Consulting and updating your revenue manual is the first step of the administrative process for revenue forecasting. At least, that is what I say when I teach revenue forecasting. Of course, when I then turn to the course participants and ask how many of them have revenue manuals in their jurisdiction only one or two raise their hands. In fact, there are some years when no one raises their hand.
Many have never heard of a revenue manual and are surprised to hear that it is step one in a process they do every year! It sounds hard. It sounds daunting. It sounds like something they should probably not start right before budget season. And to the back burner it goes.
In this blog post, I am going to talk about what a revenue manual is, the components, and share some examples. I will also be presenting on this material at the 2021 North Carolina Local Government Budget Association’s Winter Conference and that presentation will be followed be a roundtable discussion of some folks around the state sharing their experience with creating and maintaining revenue manuals. I hope you will be able to join us.
First things first, what is a revenue manual? When teaching MPA students I, somewhere in that first week or so, tell them that a public budget is an encyclopedia of government. It includes everything that government does and typically why. It is the most revealing document about what a government values. I show them an old clip from the 2012 Vice-Presidential election debate of then Vice President Biden saying “Don’t tell me what you value, show me your budget and I will tell you what you value.” Then I make an obligatory snarky comment about I guess the federal government doesn’t value much since they can’t pass a budget. Like our whole-government encyclopedia (i.e., the budget), a revenue manual is an encyclopedia of how government is financed. For those of you who are young enough to have never done a research project in elementary school using only encyclopedias, it is kind of like Wikipedia. It, hopefully, has everything of relevance on that topic—in this case the revenue sources your government relies on to function. While it may not be as revealing of a document as the budget, it is still critical.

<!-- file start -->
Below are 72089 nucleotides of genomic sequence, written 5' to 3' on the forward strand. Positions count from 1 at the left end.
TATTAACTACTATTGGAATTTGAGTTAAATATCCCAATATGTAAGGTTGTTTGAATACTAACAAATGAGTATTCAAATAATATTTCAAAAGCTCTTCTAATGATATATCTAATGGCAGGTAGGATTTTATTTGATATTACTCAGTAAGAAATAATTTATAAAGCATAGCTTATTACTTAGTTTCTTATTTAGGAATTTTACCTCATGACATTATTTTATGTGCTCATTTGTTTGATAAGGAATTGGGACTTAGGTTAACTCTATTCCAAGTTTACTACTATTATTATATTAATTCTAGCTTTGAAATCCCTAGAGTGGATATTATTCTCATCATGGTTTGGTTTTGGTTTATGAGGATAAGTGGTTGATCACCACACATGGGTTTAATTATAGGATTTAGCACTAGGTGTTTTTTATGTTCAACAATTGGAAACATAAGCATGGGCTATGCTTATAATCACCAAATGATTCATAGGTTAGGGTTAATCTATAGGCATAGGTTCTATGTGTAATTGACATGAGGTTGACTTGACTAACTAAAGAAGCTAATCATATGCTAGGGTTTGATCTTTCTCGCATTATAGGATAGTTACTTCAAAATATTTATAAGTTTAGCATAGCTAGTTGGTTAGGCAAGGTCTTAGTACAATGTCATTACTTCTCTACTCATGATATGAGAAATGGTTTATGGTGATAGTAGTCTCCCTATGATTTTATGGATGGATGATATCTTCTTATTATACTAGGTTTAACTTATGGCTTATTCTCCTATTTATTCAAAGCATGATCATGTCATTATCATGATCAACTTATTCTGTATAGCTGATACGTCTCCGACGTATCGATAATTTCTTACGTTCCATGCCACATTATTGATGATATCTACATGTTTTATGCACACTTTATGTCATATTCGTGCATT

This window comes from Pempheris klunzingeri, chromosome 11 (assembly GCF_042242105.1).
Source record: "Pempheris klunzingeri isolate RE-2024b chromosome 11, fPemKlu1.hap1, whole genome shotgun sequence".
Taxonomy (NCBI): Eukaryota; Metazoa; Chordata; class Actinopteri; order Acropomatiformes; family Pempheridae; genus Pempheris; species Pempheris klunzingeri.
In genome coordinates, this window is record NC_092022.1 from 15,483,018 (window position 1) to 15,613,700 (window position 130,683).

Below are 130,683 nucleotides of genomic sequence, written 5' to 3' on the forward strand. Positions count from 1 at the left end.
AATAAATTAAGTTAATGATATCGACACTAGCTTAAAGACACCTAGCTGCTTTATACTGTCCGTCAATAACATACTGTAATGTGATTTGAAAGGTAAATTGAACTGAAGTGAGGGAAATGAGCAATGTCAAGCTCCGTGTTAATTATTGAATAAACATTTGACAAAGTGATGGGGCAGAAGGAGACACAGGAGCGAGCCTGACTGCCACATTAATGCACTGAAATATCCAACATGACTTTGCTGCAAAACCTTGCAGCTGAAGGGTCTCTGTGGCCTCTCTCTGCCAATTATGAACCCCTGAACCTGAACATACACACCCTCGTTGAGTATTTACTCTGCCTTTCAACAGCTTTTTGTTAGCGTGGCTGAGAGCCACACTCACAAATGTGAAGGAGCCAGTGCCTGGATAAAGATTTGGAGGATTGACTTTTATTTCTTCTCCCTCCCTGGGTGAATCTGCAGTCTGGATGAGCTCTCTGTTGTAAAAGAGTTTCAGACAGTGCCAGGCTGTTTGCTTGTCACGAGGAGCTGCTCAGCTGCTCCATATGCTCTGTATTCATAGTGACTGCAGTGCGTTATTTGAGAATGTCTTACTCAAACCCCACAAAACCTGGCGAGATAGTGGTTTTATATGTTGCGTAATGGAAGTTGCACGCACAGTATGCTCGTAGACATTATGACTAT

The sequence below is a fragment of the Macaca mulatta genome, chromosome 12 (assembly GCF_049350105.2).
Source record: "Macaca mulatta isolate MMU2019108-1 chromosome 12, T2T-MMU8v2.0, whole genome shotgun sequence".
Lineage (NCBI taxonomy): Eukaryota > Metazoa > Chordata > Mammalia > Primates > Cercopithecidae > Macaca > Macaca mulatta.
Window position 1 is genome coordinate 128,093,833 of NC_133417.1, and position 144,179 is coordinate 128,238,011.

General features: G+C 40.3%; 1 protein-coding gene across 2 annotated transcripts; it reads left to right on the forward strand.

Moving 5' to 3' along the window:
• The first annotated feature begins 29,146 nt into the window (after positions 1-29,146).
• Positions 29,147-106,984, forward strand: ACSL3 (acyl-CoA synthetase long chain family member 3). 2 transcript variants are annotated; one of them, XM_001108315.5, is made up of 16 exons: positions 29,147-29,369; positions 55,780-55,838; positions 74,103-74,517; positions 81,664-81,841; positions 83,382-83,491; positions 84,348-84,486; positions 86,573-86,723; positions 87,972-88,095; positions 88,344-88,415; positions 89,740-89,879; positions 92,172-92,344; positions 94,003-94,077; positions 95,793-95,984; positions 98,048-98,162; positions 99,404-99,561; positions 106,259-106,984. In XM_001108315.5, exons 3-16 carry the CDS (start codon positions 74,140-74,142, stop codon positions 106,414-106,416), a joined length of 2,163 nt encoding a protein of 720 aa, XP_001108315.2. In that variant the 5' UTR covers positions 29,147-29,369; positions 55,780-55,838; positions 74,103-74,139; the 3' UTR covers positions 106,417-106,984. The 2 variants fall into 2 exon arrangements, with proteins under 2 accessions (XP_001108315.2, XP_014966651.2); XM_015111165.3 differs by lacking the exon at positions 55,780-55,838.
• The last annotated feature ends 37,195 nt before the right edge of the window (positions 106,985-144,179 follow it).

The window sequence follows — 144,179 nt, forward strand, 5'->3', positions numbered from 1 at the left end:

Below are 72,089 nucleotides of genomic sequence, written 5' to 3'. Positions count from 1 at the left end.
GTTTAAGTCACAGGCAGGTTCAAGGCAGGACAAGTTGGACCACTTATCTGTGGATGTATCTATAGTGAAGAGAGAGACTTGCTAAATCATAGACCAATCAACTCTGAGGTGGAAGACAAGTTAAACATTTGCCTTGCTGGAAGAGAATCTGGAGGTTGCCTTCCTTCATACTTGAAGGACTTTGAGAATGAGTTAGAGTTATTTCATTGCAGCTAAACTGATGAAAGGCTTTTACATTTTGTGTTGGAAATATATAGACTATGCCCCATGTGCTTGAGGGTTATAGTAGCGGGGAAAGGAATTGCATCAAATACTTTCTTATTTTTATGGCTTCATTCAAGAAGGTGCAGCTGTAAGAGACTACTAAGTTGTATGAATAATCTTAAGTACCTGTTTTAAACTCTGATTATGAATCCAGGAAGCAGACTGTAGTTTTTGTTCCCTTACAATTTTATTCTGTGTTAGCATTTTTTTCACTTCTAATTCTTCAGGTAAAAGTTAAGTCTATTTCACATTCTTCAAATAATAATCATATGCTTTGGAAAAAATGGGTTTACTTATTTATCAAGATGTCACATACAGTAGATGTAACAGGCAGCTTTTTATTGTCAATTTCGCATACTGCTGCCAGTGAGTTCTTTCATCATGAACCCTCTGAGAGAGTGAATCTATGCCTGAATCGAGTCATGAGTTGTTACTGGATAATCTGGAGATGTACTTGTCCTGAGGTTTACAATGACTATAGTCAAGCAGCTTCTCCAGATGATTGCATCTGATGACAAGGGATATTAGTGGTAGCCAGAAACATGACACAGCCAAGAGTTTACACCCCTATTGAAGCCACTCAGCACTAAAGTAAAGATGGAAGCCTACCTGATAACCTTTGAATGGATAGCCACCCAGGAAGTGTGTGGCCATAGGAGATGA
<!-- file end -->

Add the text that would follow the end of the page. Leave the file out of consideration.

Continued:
More technically, it is a single location for government to catalog their revenues. All revenues should be included. Ideally, each revenue should get its own entry and each one of those entries should contain the same basic information and be formatted the same. It, like your budget, is a technical document. There are many reasons that creating and maintaining a revenue manual is a worthwhile endeavor. First, it allows revenue forecasters and budget analysts (amongst others) to more easily explain the forecast results, assumptions, limitations, and processes to elected officials, managers, and residents. Second, it is an important tool for future forecasts. It is a starting point for revenue forecasting, rather than either leaning on our memory or recollection of assumptions, laws, outcomes, etc or having to go back to recollect and confirm the information and data—it is all right there in the revenue manual. However, it is not just for your benefit.
We often hear from our HR and Org Theory-minded colleagues how important succession planning is. Think of a revenue manual as a tool for what you would need to pass along if your finance officer (or whomever forecasts revenue for your jurisdiction) were to leave tomorrow and someone new to your organization were hired to replace them. What does that person need to know? What are the laws that govern motor vehicle taxes in North Carolina? When did you last go through an assessment cycle? What is the city’s sales tax rate? Trick question! This is why you need to give the new guy a revenue manual! A revenue manual is truly a resource to everyone who touches the budget process, whether it is directly like department heads who are responsible for forecasting their revenues or indirectly like elected officials and the public.